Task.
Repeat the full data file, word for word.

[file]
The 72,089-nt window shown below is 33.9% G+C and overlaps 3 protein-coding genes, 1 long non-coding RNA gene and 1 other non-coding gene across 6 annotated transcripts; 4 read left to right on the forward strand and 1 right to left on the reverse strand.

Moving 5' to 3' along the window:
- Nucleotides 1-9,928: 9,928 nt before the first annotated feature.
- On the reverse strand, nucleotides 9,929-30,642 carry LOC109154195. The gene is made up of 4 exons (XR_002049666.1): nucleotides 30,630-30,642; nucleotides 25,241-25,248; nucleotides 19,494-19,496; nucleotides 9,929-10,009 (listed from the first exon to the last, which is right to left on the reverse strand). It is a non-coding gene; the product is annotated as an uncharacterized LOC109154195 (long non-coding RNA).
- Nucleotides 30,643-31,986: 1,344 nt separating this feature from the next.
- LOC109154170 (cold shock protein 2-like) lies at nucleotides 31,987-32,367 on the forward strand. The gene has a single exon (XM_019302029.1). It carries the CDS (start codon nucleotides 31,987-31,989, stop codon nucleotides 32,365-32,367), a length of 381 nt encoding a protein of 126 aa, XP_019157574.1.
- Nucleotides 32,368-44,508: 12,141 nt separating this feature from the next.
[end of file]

The 72,089-nt window shown below is 33.9% G+C and overlaps 3 protein-coding genes, 1 long non-coding RNA gene and 1 other non-coding gene across 6 annotated transcripts; 4 read left to right on the forward strand and 1 right to left on the reverse strand.

Moving 5' to 3' along the window:
- Nucleotides 1-9,928: 9,928 nt before the first annotated feature.
- On the reverse strand, nucleotides 9,929-30,642 carry LOC109154195. The gene is made up of 4 exons (XR_002049666.1): nucleotides 30,630-30,642; nucleotides 25,241-25,248; nucleotides 19,494-19,496; nucleotides 9,929-10,009 (listed from the first exon to the last, which is right to left on the reverse strand). It is a non-coding gene; the product is annotated as an uncharacterized LOC109154195 (long non-coding RNA).
- Nucleotides 30,643-31,986: 1,344 nt separating this feature from the next.
- LOC109154170 (cold shock protein 2-like) lies at nucleotides 31,987-32,367 on the forward strand. The gene has a single exon (XM_019302029.1). It carries the CDS (start codon nucleotides 31,987-31,989, stop codon nucleotides 32,365-32,367), a length of 381 nt encoding a protein of 126 aa, XP_019157574.1.
- Nucleotides 32,368-44,508: 12,141 nt separating this feature from the next.